6. I believe it’s an amazing thing to do. Most people throw them away. I know because I did it until I saw this add a few months ago. I have been saving mine along with my dad’s and I will be shipping them out soon. Thank you for the information. Christine


  7. I just read about this idea on Facebook. Since you posted it back in August 2015 has this country been overwhelmed with empty medicine bottles? I’d rather not contribute to a glut that I don’t know about. Also, putting plastic, empty medicine bottles in a flat envelope–I’m not being sarcastic, but the USPS isn’t known for treating mail with TLC. Some bottles must get cracked/broken in transit to Indianapolis. Are you still sending yours in a flat envelope?




  8. I wanted to do this. I had been saving up bottles for literally months. Now that I have a huge bag I was going to send then. But the actual page about this states that as of Dec 20th they wont be accepting bottles anymore.


  9. I thought this was a great idea and saved bottles for a year, had a box that was about 10″ x 10″. It cost me a small fortune to send to the Malawi Project! Way too expensive to do it again..


  10. Awesome! They can’t be recycled as they had meds in them, so this isI a great idea. I have about an hundred, though. Does any organization send them?


  11. My stepmother probably has all the bottles you’ll need. But she won’t give them up. So I hope everybody joins in because this is a great idea


  12. The Malawi Project no longer wants or needs empty medicine bottles. They recieved over a million.
    Do some online research. A couple of places are mentioned that will take them but some have stopped. Check date of posting to be sure it’s cyrrent and up to date.


  13. It won’t be recycled? This is the very definition of recycle/reuse. Just like grandma who wouldn’t think of buying Tupperware and saved and washed every whipped cream and cottage cheese container we ever used.


  14. I feel like there is always something positive that I can learn on Facebook. And here is another example with this repurpose idea, which isimpressively helping others to survive, by allowing poor countries with so many desperate needs, who are just barely able to obtain, valuable medicine both Rx or Over the counter items, to be able store & transport back to their homes . Also creams, ointments, clean sterile bandaids, bandages, far too many uses to mention. I will pass this article along.


  15. Just saw the program ended 12/15. There are other collection places, I stumbled on your article looking for another place to ship them.


  16. Pingback: Uses For Empty Pill Bottles | Biancamissi

  17. They are no longer taking empty pill containers please update this post so people don’t keep trying to send them to the Malawi project.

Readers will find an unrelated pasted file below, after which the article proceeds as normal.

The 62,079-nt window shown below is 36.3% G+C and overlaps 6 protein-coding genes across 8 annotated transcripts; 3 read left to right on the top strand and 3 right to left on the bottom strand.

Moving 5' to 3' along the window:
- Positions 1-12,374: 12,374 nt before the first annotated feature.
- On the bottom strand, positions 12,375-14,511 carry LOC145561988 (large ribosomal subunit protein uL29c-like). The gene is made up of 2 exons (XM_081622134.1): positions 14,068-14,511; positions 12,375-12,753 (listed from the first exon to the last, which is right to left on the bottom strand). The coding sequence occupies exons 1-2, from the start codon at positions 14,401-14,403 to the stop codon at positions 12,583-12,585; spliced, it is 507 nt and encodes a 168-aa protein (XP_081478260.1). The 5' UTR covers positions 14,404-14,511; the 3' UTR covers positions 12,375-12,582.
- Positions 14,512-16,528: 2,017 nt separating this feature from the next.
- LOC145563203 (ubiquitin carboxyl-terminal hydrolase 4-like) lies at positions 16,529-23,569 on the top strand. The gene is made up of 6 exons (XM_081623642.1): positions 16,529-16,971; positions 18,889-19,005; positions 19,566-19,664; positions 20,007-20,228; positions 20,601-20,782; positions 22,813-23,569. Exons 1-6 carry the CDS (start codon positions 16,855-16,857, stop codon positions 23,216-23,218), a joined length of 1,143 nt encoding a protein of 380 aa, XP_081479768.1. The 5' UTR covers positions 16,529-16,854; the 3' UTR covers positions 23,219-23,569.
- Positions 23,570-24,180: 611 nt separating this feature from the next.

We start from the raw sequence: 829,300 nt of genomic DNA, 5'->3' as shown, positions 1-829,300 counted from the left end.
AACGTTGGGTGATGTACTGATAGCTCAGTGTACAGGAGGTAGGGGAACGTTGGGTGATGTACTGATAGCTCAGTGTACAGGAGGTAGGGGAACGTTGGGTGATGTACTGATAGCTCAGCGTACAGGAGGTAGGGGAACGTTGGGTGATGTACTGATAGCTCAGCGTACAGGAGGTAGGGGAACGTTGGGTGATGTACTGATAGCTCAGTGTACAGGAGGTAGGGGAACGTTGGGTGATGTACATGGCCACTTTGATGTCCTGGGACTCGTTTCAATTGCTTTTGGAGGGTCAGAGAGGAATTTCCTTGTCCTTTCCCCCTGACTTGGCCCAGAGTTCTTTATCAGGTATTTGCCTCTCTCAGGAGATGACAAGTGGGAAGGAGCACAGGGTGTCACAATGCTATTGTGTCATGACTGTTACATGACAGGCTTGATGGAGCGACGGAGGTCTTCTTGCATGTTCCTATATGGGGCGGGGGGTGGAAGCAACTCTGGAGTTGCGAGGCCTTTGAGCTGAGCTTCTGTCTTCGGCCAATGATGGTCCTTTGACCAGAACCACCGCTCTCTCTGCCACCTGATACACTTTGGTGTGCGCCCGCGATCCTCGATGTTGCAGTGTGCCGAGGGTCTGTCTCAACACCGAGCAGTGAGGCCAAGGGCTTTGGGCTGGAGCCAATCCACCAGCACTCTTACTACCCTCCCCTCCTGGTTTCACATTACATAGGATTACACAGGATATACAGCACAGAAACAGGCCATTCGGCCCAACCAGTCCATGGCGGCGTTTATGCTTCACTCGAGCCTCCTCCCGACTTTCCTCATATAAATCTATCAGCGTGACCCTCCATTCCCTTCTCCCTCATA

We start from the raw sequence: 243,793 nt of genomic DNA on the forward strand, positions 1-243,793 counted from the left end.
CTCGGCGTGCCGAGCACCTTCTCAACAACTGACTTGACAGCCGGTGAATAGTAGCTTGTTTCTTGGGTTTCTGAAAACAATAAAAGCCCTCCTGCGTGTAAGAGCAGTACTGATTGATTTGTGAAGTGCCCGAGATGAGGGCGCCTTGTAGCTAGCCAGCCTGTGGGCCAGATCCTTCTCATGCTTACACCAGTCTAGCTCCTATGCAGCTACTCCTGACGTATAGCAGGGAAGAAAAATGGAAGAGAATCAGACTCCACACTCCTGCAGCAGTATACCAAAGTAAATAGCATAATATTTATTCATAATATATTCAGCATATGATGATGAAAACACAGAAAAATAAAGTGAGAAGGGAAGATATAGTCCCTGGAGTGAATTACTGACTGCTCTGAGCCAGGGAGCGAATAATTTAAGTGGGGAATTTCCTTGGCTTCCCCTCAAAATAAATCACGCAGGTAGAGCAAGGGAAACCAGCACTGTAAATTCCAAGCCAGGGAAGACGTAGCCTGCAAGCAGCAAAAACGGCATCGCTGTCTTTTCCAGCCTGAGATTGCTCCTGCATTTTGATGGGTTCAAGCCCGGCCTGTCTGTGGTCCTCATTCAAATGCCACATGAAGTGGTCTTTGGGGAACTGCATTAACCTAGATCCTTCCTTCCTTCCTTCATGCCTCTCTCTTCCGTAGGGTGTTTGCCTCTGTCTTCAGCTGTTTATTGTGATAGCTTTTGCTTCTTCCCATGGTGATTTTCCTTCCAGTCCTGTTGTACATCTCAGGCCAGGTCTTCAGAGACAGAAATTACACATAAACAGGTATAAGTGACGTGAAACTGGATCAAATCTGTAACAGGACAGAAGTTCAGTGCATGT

18. I love this idea. My husband has a ton of old bottles. I have been looking for a way to recycle them and this is an awesome way to not only help others but to recycle them . I can’t wait to get them all cleaned up and boxed up and get them in the mail. Thank you very much for this link.


  19. One other thing most people never think about is, in a lot of cities, there are free clinics or Social Welfare clinics that have in house pharmacies. Due to limited budgets they rely on donations of empty pill containers to dispense meds. Look it up online it is not exactly cheap to buy brand new med bottles in all the various sizes a clinic would need. Most of these clinics are non profit and prefer to spend their limited budgets on the actual medicines rather than containers for the meds. So please look into that in your area, you might be helping people you actually know. And if you can’t find a place to take them, send them to me and I will donate them to my local clinic along with my monthly donation. My address is 2314 Olive Street, Saint Joseph, MO 64507.


  20. Hey, what is considered a “large” bottle? I have some that are probably not much taller than a high-count over the counter bottle. And I have others that are not as wide as the high-count over the counter bottles. I go through SO MANY of these, but I can’t control what size bottle the pharmacy gives me. I don’t want to send you a bunch that you can’t use.


  21. FYI- They are no longer accepting the bottles. I sent them a box full and receive a letter of thanks along with a request to stop sending them. They collected over 2 billion bottles. They want you to send a donation instead. Walgreens recycles bottles. You can take them there. Thank you Cindy


  22. For everyone asking about donating the pill bottles, please contact your local veterinary hospitals, if they don’t want them ,then start checking with your local free clinics or social welfare clinics that have in house pharmacies. Those types of places usually welcome donations due to the fact that it is expensive to purchase the pill bottles new, and they prefer to spend their budget on making sure they have the meds to give to their patients. If you live in a small town that doesn’t have those types of facilities try the larger cities near you. Or if thats too much trouble, you can send them to me and I will donate them to my local Social Welfare Clinic as they always need the containers for both the Welfare Clinic and the Homeless Outreach Clinic. If inclined my address is:

    Marc Salisbury
    2314 Olive
    St. Joseph, MO